While the year has started off positively for Dubbo with businesses generally recording good Christmas sales numbers and events and projects for this year starting to roll out already, it is hard to think about long-term strategies and positive progress for Dubbo at the moment with the threat of a merger hanging over our heads.

I encourage everyone to read the Merger Proposal document on the State Government Web site at http://ow.ly/WHajk so you can gain more information on the proposal. I must admit to being incredibly disappointed with the quality of the document in my readings so far. The more I read the more inaccuracies I pick up. If one of my children was handing this in for a high school assignment I would be disappointed with the lack of attention to detail and just the plain inaccuracies in the document. Given that this will be the most important process in Dubbo’s history since our amalgamation with Talbragar Shire Council on 1 April 1980, I was hoping for a document of accurate and unbiased information to allow the people in our community to have a fair say on the proposal.

We are sending off information to the State Government highlighting some of the mistakes in the document in the hope they will be corrected and a new copy placed on the Web site. To give you but a few examples, on Page 10 a table lists the number of dwellings in Wellington as 15,934. Anyone familiar with the area would know this is more than their total population! It is an amateur copy and paste error as that is the number of dwellings in Dubbo. On Page 7 the number of residents are listed in Dubbo and Wellington as 41,573 and 8,951 with the new combined population cited as 50,627. A ten-year-old could tell you that those numbers add up to 50,524. Only a basic error I admit but it points to the level of accuracy in the document. In fact, the Government is not even clear on the population of Wellington. On Page 7 the population is 8,951 and on Page 11 the population is listed in a table as 9,054. It becomes much worse when you start looking at philosophical errors. I quote from the document: “These communities [Dubbo and Wellington] have a common heritage in both agriculture and mining.” In my opinion, after “four years of extensive consultation, research and analysis” as quoted in the document, I would have hoped that someone would have worked out neither Wellington nor Dubbo have any mines (yet) and Dubbo only employs 2.8 per cent of our employees in agriculture compared to Wellington’s 21.7 per cent.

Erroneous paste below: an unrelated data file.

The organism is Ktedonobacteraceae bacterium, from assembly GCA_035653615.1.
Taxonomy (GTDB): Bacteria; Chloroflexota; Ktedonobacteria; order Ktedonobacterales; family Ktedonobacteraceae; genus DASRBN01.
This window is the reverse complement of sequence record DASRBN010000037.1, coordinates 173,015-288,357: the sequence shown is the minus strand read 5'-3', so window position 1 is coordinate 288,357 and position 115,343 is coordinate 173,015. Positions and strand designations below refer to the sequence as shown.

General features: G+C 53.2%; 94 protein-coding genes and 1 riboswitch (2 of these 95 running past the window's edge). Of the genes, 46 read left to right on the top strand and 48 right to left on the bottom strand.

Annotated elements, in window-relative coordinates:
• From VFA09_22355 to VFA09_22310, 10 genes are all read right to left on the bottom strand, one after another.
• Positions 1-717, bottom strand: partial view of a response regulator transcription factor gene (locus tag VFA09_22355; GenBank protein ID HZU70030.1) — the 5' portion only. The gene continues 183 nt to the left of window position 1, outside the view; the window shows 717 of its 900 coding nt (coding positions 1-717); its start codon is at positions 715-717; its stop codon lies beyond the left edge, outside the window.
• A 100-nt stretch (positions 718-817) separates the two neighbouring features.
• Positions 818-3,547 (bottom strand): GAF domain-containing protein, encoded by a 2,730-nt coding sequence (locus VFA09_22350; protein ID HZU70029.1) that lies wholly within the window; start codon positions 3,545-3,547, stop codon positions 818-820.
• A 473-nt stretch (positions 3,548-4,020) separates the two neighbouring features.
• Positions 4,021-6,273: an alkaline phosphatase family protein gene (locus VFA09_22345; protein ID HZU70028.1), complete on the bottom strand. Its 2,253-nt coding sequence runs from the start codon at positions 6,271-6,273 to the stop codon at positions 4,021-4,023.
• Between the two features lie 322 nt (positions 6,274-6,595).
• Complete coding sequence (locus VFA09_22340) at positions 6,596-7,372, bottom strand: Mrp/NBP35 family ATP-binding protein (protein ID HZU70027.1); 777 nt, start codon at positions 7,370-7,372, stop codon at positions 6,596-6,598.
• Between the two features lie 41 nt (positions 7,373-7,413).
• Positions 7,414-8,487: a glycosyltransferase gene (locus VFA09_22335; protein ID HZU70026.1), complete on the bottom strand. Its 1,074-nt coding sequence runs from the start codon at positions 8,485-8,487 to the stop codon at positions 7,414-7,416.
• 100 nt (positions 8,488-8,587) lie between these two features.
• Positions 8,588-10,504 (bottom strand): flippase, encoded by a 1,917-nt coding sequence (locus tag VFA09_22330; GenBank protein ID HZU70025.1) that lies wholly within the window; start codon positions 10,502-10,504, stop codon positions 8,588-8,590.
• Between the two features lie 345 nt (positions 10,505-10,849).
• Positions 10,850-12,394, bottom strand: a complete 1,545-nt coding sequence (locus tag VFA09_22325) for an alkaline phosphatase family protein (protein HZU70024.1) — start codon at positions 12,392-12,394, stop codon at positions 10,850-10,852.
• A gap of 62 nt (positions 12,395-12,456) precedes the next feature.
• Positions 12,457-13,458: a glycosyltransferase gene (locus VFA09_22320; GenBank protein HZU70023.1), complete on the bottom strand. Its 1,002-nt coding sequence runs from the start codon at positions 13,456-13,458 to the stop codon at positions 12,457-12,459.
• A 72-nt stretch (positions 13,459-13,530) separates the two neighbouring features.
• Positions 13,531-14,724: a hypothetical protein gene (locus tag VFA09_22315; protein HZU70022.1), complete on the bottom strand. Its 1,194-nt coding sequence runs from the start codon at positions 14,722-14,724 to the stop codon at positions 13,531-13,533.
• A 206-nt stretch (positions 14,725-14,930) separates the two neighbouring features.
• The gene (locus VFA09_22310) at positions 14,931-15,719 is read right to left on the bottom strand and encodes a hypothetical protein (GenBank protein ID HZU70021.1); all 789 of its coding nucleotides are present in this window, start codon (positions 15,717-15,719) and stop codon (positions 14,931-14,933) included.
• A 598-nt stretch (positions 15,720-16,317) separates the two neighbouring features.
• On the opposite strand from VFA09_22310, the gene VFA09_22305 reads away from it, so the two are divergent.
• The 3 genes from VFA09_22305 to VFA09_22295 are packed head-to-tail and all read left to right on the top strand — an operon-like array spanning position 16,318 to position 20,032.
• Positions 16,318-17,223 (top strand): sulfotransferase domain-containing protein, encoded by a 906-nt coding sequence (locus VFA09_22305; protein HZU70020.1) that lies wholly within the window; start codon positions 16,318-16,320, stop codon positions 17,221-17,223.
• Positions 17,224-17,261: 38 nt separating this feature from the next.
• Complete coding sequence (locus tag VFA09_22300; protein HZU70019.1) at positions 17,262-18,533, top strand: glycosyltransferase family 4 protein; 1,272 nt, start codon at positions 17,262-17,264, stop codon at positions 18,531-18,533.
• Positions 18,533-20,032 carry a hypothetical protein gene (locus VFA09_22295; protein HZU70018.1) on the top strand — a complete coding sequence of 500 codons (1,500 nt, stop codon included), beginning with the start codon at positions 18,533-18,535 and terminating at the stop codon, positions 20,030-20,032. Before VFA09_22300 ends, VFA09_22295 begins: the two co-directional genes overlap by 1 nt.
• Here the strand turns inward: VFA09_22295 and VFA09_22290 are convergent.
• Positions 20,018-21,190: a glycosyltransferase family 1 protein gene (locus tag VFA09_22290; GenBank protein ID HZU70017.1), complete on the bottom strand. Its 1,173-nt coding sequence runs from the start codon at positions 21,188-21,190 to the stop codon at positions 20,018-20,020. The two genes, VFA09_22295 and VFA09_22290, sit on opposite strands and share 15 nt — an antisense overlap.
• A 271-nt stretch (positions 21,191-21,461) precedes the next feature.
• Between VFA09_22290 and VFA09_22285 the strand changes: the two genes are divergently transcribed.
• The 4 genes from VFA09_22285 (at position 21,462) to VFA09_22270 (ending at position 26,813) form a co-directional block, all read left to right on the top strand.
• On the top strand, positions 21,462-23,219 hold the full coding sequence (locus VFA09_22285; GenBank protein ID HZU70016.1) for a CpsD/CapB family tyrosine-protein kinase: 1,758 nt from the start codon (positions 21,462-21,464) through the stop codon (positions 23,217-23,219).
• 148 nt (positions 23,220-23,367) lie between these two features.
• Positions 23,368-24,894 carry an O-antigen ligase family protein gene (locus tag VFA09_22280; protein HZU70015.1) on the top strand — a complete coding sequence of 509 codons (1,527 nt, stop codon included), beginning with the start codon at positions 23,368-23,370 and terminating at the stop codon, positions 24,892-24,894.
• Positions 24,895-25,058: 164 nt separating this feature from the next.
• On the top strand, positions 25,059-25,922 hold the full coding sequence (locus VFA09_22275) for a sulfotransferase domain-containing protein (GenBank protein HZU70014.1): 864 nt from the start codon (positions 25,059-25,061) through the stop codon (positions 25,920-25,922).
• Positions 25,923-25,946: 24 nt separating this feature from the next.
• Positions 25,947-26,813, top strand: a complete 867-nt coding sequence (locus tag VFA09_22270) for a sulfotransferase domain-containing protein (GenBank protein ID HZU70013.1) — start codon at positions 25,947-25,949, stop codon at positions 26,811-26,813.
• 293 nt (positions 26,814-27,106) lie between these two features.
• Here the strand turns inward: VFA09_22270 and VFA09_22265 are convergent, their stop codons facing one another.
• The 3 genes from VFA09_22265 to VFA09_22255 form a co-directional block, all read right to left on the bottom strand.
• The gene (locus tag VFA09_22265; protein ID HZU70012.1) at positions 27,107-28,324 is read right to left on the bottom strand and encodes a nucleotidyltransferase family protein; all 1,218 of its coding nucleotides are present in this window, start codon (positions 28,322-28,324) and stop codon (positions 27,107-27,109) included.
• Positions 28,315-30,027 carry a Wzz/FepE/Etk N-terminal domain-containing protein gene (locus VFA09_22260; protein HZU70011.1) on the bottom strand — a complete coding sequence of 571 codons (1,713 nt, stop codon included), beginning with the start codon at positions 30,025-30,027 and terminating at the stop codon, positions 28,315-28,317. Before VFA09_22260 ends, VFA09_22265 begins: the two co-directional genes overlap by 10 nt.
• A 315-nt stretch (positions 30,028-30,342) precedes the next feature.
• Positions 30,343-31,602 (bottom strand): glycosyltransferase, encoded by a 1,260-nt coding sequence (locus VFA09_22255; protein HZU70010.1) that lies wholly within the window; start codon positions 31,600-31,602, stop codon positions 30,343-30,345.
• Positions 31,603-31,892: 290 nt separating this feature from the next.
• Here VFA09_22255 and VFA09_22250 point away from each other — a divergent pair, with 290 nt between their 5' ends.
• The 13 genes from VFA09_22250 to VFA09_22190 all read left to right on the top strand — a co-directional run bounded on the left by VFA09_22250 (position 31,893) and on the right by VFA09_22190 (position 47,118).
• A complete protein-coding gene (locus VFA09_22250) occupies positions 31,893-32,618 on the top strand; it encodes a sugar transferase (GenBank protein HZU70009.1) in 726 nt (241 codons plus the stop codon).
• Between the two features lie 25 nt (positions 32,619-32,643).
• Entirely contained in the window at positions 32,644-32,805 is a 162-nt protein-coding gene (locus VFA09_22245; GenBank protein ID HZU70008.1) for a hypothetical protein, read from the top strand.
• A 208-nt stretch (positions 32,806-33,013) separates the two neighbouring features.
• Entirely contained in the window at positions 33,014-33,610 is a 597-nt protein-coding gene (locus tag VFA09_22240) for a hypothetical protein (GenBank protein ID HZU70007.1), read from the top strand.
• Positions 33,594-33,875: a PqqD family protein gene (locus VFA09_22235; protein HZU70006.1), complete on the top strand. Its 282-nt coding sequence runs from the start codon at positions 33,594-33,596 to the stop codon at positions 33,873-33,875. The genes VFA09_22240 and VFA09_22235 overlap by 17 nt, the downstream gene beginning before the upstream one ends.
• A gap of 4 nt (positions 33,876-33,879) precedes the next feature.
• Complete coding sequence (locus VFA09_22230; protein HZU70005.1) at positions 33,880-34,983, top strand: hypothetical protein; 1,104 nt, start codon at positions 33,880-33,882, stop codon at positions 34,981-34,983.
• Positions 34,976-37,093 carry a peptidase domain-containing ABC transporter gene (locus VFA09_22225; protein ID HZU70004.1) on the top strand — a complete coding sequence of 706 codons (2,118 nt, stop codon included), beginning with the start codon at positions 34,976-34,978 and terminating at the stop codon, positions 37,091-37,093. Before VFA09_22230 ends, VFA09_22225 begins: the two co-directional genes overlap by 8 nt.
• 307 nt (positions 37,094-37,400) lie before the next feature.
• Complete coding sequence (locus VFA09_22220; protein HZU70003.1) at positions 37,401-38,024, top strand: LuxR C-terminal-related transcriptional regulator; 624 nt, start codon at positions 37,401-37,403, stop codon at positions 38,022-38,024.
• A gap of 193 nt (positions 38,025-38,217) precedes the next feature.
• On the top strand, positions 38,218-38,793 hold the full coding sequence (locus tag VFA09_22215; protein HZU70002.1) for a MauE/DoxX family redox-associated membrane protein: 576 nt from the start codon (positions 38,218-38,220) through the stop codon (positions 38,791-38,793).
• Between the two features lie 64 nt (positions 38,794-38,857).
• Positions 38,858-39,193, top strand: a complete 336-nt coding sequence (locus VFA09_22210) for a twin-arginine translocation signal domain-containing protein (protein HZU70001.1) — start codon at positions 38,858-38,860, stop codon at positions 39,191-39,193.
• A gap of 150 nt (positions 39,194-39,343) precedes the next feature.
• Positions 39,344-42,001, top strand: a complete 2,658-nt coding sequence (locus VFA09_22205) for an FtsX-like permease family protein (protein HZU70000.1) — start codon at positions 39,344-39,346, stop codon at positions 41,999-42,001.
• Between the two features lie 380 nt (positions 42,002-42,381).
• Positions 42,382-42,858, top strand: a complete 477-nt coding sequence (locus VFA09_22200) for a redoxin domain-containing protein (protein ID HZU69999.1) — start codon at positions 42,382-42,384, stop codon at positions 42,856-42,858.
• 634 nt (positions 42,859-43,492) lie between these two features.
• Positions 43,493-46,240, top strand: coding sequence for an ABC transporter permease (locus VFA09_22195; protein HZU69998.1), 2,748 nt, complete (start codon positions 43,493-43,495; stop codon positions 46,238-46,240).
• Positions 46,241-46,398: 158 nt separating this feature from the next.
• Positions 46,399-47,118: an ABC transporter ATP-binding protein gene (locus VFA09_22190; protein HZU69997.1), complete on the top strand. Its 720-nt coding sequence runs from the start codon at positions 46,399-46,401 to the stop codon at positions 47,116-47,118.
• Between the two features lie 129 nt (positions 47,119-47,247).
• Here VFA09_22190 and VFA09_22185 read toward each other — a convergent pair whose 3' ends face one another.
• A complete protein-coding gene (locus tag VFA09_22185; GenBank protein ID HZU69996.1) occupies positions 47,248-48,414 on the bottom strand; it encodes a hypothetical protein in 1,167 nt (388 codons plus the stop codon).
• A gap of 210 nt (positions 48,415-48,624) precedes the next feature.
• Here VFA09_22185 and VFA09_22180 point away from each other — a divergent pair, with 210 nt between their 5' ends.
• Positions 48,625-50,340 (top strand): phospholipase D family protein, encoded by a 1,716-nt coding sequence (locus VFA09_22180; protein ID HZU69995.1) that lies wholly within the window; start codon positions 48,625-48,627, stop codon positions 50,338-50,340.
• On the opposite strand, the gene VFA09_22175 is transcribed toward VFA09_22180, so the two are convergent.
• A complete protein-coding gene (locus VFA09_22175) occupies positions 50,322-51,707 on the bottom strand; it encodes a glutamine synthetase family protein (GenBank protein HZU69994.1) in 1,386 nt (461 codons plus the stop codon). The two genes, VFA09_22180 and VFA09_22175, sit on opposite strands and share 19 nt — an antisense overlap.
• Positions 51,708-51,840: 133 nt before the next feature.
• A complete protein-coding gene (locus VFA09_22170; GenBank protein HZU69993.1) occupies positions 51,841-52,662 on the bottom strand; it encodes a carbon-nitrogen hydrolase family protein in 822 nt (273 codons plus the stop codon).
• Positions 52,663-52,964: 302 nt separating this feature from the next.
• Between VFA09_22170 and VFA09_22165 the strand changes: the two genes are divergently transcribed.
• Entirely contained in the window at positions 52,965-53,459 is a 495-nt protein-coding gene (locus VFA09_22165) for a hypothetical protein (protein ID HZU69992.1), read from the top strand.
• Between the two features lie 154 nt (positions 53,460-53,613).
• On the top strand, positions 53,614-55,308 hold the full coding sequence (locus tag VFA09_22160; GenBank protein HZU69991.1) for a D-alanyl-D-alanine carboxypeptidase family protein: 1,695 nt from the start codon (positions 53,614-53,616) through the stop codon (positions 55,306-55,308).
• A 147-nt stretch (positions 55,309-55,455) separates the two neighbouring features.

For Dubbo ratepayers though, they should be most worried by the statement on Page 8. “The two councils are projecting divergent operating performance over the next 10 years. Dubbo City Council forecasts that its negative operating ratio will improve as it brings in more revenue than it spends, while Wellington Council projects that its expenses will grow faster than income over the same period.”

I would strongly encourage you to have a say – the submission form is open now at http://ow.ly/WHamp and it is very easy to send in your submission. People power will hopefully win the day in this scenario.

On the positive side, we have the solid backing of our local Member and the Deputy Premier, Troy Grant. I have often said that it is fantastic having the Deputy Premier as the local Member and Troy does an excellent job undertaking both roles. At our time of need when we need someone sitting at the table with our best interests at heart, it is comforting to know he is backing Dubbo to stay as a standalone Council. #NoDubbington

Councillor Mathew Dickerson

Mayor of the City of Dubbo

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